WASHINGTON, DC – House Energy and Commerce Committee leaders yesterday sent a letter to Centers for Medicaid and Medicare Services (CMS) Administrator Marilyn Tavenner requesting an update on the agency’s efforts to reform the Medicare Secondary Payer (MSP) program. The program, which was created to protect Medicare funds by ensuring CMS is reimbursed for claims the agency is not primarily responsible for paying, has been marked by inefficiencies and delays.
A June 22, 2011, Subcommittee on Oversight and Investigations hearing revealed the MSP program was plagued by inefficiencies that led to costly delays for businesses, health plans and, ultimately, Medicare beneficiaries. To address these issues, the committee passed and President Obama signed the Strengthening Medicare and Repaying Taxpayers Act (SMART Act), authored by Oversight and Investigations Subcommittee Chairman Tim Murphy (R-PA).
Congress enacted the SMART Act so seniors owed settlements aren’t waiting years for CMS to resolve old medical billing cases, needlessly risking their Social Security checks and Medicare coverage in the process. Passage of the SMART Act was just half the fight. Now the agency must demonstrate to the Committee that they are implementing the SMART Act swiftly, transparently, and according to congressional intent,” said Murphy.
The committee is seeking information from CMS to better understand why certain timeframes for implementing the SMART Act have not been met and why costly recovery practices continue. In addition, the committee is requesting an update on where CMS stands in eliminating the use of Medicare beneficiaries’ Social Security Numbers and Health Insurance Claims Numbers in reporting, and what alternative methods are being considered.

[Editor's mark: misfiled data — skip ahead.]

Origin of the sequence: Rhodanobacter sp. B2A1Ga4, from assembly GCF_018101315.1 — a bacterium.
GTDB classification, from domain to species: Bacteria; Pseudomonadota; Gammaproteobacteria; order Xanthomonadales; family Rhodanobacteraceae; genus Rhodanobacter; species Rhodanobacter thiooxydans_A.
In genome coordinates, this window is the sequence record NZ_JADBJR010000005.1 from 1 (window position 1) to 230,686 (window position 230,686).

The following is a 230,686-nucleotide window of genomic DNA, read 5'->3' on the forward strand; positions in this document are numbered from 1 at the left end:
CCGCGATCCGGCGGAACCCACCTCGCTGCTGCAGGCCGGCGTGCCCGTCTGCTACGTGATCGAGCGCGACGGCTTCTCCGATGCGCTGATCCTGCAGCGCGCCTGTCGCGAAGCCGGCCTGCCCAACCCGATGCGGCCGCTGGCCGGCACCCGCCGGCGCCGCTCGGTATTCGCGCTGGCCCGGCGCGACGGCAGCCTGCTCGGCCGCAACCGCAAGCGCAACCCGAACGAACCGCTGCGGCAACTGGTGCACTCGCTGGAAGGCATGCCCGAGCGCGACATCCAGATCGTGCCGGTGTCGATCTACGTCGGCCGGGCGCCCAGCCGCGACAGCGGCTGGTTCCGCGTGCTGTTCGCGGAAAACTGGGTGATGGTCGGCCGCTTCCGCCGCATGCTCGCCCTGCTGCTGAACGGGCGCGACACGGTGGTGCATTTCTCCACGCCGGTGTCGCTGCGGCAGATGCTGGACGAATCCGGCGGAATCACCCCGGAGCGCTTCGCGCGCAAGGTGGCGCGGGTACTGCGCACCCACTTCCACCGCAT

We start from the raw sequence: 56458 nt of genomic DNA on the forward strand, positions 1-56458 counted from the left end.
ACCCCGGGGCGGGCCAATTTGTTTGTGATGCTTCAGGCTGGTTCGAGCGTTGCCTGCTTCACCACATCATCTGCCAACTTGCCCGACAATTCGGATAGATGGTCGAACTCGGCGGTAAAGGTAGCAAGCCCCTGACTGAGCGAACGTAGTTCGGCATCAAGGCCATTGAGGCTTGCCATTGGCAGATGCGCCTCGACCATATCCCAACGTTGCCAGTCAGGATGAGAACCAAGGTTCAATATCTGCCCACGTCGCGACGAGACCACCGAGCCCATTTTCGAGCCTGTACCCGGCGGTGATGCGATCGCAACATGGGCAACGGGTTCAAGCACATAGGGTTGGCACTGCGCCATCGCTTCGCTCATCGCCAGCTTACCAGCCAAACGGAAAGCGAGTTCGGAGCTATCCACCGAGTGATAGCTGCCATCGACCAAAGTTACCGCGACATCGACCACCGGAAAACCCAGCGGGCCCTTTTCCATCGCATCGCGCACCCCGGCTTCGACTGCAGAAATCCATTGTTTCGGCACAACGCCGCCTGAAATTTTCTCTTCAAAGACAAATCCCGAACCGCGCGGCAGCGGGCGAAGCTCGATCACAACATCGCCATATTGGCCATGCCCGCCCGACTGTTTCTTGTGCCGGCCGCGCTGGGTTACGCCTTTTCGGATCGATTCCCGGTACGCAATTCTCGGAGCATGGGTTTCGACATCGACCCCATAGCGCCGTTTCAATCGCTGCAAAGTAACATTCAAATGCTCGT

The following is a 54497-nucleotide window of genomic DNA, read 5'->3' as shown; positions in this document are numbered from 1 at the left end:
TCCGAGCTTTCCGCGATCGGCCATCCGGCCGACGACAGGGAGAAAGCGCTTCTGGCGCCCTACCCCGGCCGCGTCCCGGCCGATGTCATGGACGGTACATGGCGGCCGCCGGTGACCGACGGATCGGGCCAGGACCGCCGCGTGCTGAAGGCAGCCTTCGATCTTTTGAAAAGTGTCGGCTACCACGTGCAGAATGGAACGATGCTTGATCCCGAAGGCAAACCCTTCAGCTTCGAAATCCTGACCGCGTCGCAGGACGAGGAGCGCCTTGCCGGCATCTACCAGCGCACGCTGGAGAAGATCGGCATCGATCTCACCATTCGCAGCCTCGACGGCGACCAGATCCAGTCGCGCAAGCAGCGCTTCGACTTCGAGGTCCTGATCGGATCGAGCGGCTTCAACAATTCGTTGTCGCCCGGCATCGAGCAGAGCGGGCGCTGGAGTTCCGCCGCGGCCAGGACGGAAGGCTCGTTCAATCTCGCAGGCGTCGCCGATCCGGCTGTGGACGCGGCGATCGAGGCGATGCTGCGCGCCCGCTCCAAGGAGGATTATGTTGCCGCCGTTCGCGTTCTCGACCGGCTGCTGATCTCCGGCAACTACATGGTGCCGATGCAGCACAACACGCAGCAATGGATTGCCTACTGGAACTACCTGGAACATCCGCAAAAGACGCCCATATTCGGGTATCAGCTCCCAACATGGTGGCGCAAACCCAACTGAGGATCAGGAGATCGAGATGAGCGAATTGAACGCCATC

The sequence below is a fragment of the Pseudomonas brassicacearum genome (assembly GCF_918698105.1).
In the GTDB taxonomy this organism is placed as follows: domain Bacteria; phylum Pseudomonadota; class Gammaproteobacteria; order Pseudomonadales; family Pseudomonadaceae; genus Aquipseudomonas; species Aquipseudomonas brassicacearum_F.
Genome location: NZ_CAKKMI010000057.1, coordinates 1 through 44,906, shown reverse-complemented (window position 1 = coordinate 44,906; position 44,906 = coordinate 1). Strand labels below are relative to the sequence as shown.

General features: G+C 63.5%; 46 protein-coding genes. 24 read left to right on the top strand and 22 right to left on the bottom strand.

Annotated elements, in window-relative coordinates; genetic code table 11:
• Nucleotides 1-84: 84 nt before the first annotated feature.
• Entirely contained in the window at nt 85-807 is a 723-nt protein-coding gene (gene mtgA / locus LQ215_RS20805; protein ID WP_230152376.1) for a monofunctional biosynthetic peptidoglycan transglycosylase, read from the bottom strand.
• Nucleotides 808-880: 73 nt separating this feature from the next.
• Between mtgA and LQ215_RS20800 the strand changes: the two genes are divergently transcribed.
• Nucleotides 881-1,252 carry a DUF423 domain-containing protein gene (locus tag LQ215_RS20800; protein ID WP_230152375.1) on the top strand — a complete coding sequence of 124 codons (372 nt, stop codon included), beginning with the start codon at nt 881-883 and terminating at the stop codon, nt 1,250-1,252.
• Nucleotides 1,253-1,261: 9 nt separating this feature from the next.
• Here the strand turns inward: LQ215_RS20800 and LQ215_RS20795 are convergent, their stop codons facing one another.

In the letter to Administrator Tavenner, the leaders wrote, “While it is our understanding that CMS has made some progress in implementing the SMART Act and improvements to the MSP program, some challenges remain. In August 2011, CMS announced that it would only pursue those claims with a recovery value of $300 or more in certain liability insurance cases. However, it is our understanding that CMS continues to pursue claims below the $300 threshold. In addition, CMS has not promulgated certain regulations and rules required under the SMART Act by the deadlines specified in the law.”
The letter was signed by Subcommittee Chairman Murphy, Chairman Emeritus Joe Barton (R-TX), Vice Chairman Marsha Blackburn (R-TN), and Michael C. Burgess, M.D. (R-TX), Vice Chairman of the Health and Oversight and Investigations Subcommittees.
For a copy of the letter, click here.